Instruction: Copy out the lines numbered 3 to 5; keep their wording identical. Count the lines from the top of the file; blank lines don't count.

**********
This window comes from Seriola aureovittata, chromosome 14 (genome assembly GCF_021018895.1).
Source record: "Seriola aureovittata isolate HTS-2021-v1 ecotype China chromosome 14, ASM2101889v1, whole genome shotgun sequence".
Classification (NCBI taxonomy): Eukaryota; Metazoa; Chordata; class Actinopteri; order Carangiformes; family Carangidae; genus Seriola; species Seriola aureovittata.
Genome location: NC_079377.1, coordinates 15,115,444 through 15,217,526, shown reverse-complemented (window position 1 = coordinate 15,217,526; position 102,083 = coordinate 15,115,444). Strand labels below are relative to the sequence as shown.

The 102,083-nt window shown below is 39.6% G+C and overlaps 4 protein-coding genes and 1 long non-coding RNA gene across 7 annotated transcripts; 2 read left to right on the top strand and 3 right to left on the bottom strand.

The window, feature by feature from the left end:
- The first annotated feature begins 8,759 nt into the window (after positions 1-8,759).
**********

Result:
Classification (NCBI taxonomy): Eukaryota; Metazoa; Chordata; class Actinopteri; order Carangiformes; family Carangidae; genus Seriola; species Seriola aureovittata.
Genome location: NC_079377.1, coordinates 15,115,444 through 15,217,526, shown reverse-complemented (window position 1 = coordinate 15,217,526; position 102,083 = coordinate 15,115,444). Strand labels below are relative to the sequence as shown.

The 102,083-nt window shown below is 39.6% G+C and overlaps 4 protein-coding genes and 1 long non-coding RNA gene across 7 annotated transcripts; 2 read left to right on the top strand and 3 right to left on the bottom strand.